The megrim, megrim sole, whiff, or Cornish sole[1] (Lepidorhombus whiffiagonis) is a species of left-eyed flatfish in the family Scophthalmidae. It is found in the northeast Atlantic and Mediterranean Sea between 100 and 700 m (330 and 2,300 ft) below sea level.[2] It is caught commercially by some countries.[2]

Lepidorhombus whiffiagonis 4G.jpg
Scientific classification edit
Kingdom: Animalia
Phylum: Chordata
Class: Actinopterygii
Order: Pleuronectiformes
Family: Scophthalmidae
Genus: Lepidorhombus
L. whiffiagonis
Binomial name
Lepidorhombus whiffiagonis
(Walbaum, 1792)
  • Lepidorhombus megastoma Donovan, 1804
  • Pleuronectes megastoma Donovan, 1804
  • Pleuronectes pseudopalus Pennant, 1812
  • Pleuronectes whiffiagonis Walbaum, 1792
  • Rhombus (Lepidorhombus) whiffiagonis (Walbaum, 1792)


It can grow up to 60 cm (24 in) in length.[2] It is left-eyed, has a slightly larger head than usual in flatfish, and with a narrower body than usual. The dorsal and ventral fins are relatively short and start far back on the body. The colouration is usually light brown with dark spots across the body and dark grey fins. It lacks the highly distinct dark spots found on the fins in its close relative, the four-spot megrim (L. boscii).[citation needed]


The megrim is usually found over a sandy or muddy sea floor. They are predators and eat small fish and squid and also consume crustaceans. In turn megrim are themselves prey for larger species such as sharks, seals and large cod. Megrim spawn in deep waters off Iceland and the west of Ireland, while there is a separate spawning population in the Mediterranean.[3]


This species is found throughout European waters and the Northeast Atlantic including the Sea of the Hebrides.[4] Megrim are also found off the north coast of Africa and in parts of the Mediterranean.[3]

Commercial valueEdit

Megrim are commercially valuable and are caught by a number of nations around Europe. It is caught by bottom trawling and is directly targeted in some fisheries, whereas in others it is retained as a valuable bycatch.[5] France and Spain are the largest consumers of this species with most of the megrim caught in British water being exported to these nations. However, there has been a drive in Britain to get people to eat more megrim as a way of taking pressure off overexploited fish such as cod and haddock.[6] Megrim can be cooked in a number of different ways with grilling, baking, frying and poaching all effective ways of preparing this species. It has been described as being similar to sole or plaice in terms of preparation, but not being comparable in terms of flavour or texture.[7] In the UK, megrim has been given the alternative name of Cornish sole as a way of making this species, most of the UK catch of which was formerly exported to the European Union, more appealing to UK consumers after Brexit.[3][8]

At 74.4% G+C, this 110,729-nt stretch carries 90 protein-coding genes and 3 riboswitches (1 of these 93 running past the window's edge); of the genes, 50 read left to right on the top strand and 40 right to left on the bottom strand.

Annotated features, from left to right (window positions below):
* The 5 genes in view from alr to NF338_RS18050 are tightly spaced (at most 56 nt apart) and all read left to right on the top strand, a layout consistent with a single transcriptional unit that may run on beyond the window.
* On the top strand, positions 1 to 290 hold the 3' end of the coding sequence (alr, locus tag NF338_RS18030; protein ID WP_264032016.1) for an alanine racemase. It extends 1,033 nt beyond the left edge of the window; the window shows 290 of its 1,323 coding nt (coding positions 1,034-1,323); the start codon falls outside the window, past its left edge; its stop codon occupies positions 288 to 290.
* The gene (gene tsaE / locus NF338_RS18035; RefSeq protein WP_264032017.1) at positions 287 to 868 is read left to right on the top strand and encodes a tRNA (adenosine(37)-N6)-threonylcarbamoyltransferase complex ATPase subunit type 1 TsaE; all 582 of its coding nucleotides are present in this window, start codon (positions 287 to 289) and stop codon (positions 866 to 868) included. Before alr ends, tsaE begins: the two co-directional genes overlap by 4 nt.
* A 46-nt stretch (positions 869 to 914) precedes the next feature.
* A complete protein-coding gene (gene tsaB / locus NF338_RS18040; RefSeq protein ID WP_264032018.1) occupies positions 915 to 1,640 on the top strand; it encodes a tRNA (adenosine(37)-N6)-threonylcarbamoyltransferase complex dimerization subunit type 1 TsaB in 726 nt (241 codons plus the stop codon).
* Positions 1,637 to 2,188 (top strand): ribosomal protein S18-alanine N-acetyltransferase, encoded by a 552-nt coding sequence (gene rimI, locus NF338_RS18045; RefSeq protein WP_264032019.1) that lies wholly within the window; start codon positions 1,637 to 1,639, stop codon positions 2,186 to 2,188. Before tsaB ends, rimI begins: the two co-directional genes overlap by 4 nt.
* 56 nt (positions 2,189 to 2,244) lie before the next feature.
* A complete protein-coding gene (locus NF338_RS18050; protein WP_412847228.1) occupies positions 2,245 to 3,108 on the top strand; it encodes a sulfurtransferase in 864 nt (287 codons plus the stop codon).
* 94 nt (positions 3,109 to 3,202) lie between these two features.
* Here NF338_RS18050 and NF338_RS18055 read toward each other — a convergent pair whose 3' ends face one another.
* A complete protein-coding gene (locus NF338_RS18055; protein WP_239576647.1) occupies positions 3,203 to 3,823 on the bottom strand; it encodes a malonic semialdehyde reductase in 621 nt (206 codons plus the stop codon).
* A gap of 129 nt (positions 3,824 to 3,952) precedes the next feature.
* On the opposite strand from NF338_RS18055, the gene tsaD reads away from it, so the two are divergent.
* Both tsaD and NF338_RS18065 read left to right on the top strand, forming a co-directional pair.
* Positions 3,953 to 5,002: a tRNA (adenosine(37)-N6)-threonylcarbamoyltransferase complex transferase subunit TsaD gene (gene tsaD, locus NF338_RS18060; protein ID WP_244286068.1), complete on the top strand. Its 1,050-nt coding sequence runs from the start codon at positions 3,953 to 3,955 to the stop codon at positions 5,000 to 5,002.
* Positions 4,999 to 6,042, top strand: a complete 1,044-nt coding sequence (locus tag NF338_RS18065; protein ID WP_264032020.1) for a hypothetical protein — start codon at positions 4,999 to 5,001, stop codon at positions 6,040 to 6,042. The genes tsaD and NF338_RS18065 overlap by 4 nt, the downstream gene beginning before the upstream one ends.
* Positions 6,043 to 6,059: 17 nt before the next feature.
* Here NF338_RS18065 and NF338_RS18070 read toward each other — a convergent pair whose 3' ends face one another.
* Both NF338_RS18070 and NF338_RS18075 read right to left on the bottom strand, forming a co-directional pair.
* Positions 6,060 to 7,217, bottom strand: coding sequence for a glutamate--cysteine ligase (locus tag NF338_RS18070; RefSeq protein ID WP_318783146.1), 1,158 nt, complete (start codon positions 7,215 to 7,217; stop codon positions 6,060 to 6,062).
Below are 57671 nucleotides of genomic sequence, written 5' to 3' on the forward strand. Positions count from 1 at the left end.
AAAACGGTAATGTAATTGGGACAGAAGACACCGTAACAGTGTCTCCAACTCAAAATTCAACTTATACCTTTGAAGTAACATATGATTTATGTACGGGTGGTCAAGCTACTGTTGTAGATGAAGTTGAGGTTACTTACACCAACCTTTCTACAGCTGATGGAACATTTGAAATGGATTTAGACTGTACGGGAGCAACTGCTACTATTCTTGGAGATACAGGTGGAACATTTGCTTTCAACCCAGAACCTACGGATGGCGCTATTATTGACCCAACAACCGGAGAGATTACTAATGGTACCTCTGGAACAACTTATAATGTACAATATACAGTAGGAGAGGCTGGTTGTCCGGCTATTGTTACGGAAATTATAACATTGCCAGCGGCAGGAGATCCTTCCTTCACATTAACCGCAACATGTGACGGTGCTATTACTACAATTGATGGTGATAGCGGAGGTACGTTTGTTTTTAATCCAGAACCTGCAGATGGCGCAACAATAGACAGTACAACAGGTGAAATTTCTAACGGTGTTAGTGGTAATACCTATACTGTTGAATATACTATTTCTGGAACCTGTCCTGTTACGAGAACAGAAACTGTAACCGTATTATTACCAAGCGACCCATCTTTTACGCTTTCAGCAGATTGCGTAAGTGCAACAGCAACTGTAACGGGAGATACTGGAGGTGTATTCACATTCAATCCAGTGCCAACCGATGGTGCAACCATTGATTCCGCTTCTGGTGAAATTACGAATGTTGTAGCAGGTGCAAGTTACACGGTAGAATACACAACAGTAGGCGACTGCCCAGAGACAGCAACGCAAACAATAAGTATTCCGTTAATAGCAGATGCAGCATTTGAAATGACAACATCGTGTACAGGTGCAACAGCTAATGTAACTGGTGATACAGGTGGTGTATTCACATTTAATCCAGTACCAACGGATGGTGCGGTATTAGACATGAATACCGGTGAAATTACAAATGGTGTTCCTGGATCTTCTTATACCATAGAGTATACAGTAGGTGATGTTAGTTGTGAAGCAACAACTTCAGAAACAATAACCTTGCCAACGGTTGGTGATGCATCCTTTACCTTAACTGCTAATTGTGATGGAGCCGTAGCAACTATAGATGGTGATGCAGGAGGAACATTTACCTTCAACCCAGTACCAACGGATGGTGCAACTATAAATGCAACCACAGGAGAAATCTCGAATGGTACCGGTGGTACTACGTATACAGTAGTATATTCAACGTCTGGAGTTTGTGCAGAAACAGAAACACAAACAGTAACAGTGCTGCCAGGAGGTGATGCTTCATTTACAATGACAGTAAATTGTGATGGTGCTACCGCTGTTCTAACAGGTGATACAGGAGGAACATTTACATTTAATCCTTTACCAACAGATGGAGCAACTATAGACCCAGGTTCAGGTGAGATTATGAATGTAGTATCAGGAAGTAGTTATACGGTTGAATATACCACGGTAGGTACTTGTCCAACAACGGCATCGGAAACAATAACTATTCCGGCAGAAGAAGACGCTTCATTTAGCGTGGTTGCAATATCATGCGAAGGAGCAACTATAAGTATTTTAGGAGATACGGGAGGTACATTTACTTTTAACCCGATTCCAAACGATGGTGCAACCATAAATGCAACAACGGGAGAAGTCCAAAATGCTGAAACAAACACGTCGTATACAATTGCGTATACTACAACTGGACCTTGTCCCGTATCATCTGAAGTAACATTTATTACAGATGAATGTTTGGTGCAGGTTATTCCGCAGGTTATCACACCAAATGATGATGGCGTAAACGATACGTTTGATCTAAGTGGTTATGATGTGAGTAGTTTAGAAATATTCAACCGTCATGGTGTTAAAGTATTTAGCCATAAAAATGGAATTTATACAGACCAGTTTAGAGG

1. ^ "Brexit: 'Under-loved' fish renamed for British tastes". BBC News. 9 February 2021. Retrieved 19 February 2021.
  2. ^ a b c Froese, Rainer; Pauly, Daniel (eds.) (2014). "Lepidorhombus whiffiagonis" in FishBase. May 2014 version.
  3. ^ a b c "Megrim". Retrieved 19 January 2014.
  4. ^ C.Michael Hogan, (2011) Sea of the Hebrides Archived May 24, 2013, at the Wayback Machine. Eds. P. Saundry & C.J.Cleveland. Encyclopedia of Earth. National Council for Science and the Environment. Washington DC.
  5. ^ "Species Guide - Megrim" (PDF). Seafish. Retrieved 20 January 2014.
  6. ^ "Pass notes No 2,992: The megrim". The Guardian. 13 June 2011. Retrieved 19 January 2014.
  7. ^ "Megrim recipes". BBC Food. Retrieved 19 February 2021.
  8. ^ "Seafood surprise: could rebranding this ugly fish as 'Cornish Sole' make Brits eat it?". The Guardian. 9 February 2021. Retrieved 9 February 2021.

Further readingEdit